Back in our college days, we worked at a mid-sized law firm in our hometown. Since it was a fairly prominent firm, there were several crops of law school go-getters that would pass through the firm's wood-paneled halls each year as summer associates, vying for job offers.
Without the pressure of competing for one of those coveted offers - that would come later - it was interesting to observe the summer associates in their natural habitat and make mental wagers as to who would win a job.
The clerk who dislocated his shoulder during a firm softball game? Job offer.
The clerk who tore her ACL running from second to third base in the same softball game? Job offer. (No doubt the summer associates from the competing firm who tagged ACL-clerk out before offering to help her received offers from their firm as well.)
The extremely bright clerk who worked through all of the firm's social breaks like softball and dinner outings? No job offer.
It was fairly obvious from his first day at the firm that he would not receive an offer. Sure, he was at the top of his class. His work was probably outstanding. Unfortunately, he lacked social skills.
Despite the abundance of lawyer jokes in the world, clients want a connection with their attorneys. Whether BigLaw or SmallLaw, attorneys are assisting their clients through a stressful process; clients want to believe that their attorneys care about the case and are invested in the outcome. Attorneys' social skills affect client retention because clients choose their attorneys in the same way they choose their politicians: beer-worthiness.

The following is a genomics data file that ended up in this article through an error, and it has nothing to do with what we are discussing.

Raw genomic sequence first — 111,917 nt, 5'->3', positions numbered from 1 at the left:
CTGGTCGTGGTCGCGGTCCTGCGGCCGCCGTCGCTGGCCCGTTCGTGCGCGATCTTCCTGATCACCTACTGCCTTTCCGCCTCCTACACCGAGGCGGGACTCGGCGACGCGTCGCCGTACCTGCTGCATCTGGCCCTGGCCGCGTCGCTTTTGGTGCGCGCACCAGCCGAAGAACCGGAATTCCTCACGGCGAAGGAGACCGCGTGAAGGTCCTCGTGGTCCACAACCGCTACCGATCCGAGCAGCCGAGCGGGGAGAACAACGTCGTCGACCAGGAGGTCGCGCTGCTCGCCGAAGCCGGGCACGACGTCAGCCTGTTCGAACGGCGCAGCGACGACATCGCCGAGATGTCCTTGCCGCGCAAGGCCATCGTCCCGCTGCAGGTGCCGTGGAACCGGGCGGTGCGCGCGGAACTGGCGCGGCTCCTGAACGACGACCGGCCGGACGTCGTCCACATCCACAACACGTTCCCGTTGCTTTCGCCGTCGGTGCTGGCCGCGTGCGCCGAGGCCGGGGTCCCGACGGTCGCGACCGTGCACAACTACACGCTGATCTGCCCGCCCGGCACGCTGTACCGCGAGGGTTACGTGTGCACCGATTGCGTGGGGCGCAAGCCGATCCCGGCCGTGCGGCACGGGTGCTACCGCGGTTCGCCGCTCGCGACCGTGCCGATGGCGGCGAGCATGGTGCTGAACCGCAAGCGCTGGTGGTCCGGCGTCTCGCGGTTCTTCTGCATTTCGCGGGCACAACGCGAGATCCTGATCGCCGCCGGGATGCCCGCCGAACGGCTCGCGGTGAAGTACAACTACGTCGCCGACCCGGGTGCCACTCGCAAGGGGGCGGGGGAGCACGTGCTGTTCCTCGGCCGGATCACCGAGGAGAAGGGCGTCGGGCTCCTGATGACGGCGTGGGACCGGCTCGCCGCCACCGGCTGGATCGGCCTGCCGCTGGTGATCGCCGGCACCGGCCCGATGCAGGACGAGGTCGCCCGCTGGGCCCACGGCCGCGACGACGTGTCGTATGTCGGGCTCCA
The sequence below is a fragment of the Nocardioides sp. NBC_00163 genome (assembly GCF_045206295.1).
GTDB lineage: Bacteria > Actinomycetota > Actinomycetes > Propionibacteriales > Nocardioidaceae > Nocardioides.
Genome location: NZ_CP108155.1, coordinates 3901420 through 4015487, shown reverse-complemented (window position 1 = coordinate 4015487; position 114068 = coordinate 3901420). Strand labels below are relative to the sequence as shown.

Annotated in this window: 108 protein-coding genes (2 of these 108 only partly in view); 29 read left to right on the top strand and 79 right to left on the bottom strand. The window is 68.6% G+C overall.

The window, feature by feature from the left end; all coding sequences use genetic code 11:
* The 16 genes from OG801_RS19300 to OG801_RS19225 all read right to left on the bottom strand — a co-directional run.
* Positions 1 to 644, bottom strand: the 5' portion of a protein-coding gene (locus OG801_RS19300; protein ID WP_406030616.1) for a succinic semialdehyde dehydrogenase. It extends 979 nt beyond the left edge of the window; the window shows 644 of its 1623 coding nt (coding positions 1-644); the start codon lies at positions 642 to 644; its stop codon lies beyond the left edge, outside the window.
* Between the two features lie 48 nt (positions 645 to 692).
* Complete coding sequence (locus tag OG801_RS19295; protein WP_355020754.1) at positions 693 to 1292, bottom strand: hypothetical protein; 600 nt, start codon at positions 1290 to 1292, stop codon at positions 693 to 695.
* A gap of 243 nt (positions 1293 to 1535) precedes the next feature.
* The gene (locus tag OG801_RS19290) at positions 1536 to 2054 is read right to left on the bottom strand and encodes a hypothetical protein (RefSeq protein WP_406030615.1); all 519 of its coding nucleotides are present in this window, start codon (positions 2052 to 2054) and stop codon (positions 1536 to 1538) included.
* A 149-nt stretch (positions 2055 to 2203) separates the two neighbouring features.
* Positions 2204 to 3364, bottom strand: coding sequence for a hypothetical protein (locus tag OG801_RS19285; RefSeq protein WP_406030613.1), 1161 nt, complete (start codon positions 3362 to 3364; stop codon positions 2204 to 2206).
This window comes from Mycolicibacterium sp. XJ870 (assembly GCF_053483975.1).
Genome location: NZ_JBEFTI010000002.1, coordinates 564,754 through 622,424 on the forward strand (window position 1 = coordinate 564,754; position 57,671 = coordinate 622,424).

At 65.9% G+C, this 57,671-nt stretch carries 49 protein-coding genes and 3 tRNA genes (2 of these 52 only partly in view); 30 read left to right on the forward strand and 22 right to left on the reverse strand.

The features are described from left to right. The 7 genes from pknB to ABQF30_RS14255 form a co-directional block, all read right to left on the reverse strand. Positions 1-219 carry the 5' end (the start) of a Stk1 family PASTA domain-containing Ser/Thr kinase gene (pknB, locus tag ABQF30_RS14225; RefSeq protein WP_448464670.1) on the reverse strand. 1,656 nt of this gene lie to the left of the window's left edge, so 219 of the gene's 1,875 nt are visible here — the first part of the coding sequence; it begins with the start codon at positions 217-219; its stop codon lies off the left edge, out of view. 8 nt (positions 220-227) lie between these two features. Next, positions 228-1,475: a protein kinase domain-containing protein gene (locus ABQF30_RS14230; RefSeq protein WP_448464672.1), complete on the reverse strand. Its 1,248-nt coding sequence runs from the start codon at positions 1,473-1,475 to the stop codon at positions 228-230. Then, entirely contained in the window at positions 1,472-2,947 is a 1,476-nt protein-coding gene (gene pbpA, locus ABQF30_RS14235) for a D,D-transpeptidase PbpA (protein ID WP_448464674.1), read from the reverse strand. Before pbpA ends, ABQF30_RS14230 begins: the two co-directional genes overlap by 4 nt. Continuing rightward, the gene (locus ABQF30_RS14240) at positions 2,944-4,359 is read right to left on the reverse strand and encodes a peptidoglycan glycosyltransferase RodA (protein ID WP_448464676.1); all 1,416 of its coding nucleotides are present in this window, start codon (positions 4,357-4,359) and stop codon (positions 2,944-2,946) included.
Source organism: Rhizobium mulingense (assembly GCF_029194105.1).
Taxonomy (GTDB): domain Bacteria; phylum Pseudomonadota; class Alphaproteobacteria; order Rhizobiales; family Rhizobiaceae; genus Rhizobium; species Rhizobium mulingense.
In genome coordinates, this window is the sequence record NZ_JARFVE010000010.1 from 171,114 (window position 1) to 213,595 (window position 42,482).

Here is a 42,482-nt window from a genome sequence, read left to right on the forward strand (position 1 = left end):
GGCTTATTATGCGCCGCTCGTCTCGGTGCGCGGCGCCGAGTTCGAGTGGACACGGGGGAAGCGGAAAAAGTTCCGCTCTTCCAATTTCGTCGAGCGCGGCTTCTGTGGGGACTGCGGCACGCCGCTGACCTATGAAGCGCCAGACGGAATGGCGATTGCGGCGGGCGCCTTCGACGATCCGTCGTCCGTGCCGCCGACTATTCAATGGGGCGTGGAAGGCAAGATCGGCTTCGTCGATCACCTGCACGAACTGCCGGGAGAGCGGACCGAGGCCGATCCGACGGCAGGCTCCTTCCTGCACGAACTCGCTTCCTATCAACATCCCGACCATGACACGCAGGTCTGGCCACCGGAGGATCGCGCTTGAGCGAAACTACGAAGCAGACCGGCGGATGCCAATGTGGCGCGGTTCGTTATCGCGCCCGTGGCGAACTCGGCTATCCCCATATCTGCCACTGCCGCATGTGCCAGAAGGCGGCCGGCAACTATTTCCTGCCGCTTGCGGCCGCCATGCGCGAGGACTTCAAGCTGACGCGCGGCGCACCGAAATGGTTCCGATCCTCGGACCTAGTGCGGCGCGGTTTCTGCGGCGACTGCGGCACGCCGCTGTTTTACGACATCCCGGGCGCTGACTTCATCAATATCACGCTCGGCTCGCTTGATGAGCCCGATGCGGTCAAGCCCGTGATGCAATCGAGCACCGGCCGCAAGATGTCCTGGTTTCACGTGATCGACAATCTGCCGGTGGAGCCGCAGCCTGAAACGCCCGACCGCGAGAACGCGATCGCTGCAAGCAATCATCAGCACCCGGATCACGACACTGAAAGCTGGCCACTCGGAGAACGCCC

A beer-worthy lawyer is one with whom the client can work and strategize, and then grab a beer to wind down from the day. But being a beer-worthy attorney is not just about kicking back a couple of cold ones, it's about building a loyal client base to sustain your practice.
Rest assured, we're not suggesting the social skills trump legal skills. Client retention is not dictated by social skills alone; attorneys also need to provide quality legal representation.
Clients want an attorney who is an expert in his or her practice area, anticipates issues on the horizon, and provides timely, helpful legal advice. The good news? Social skills, like legal skills, can be developed. If you weren't born a legal expert or a social butterfly, it's not too late to learn how to be the kind of lawyer clients want to hire.
And if you are the attorney who tears her ACL in the bar association softball tournament one day and writes a killer brief the next, treat yourself - and your client - to a beer.
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